Right now, thanks to the new consoles and the games that accompany them, video games as an industry are on an upswing. They’re not the only thing contributing to the gaming market’s revenue incline though; free-to-play games are generating more income than most of us core gamers would like. Still, they’re not enough to keep things swimming; according to a report we can expect a sharp drop in PC and console gaming in 2019.
According to Juniper Research, the industry will see a rather significant decline in 2019, falling from the current $46.5 billion global income to a less impressive $41 billion. I’m using words instead of numbers, in case a zero or five go missing.
They say that PC and console gaming will still be generating half of the industry’s income by 2019, despite the 12 percent drop. They expect that PC and and console software sales “will remain relatively healthy,” though they do expect PC games to start outselling their console counterparts.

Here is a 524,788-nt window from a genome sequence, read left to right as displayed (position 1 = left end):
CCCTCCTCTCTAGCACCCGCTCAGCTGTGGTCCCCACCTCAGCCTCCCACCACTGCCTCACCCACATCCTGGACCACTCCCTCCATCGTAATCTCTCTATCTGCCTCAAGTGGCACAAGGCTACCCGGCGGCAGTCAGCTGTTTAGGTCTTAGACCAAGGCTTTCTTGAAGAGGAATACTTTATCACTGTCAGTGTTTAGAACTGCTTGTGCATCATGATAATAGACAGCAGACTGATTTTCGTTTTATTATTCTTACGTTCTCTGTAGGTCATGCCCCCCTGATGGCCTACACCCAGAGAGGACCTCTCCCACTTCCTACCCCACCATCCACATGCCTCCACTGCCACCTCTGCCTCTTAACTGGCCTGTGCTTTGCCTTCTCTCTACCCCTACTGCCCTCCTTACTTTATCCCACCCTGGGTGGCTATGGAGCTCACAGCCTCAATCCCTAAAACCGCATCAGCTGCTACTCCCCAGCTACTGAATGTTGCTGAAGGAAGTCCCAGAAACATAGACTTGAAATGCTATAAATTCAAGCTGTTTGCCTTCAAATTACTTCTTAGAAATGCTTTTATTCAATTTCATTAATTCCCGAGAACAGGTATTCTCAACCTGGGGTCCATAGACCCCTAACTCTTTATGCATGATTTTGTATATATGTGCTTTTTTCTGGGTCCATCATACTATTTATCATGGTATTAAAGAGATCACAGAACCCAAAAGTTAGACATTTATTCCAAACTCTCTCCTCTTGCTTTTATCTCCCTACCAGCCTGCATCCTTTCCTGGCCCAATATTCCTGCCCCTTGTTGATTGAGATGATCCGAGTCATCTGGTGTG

Not included in those figures are handheld gaming consoles, which Juniper expects to still be relevant in 2019. They believe that dedicated handheld gaming hardware will still account for about $2.2 billion in revenues in 2019. They also believe that cloud gaming will have taken off enough by then, with services like PlayStation now and other internet-streamed gaming to generate $1 billion annually in five years.
The most interesting thing about their report is that they expect this generation of consoles to be a short one; they’re expecting Sony and Microsoft to announce new hardware in just five years time. With how underpowered these consoles are when compared to moderately priced PC hardware, I can actually see gamers wanting this generation of consoles to be a shorter one. Whether or not Sony and Microsoft will be willing to cut this generation short is a different matter.
Last Updated: July 23, 2014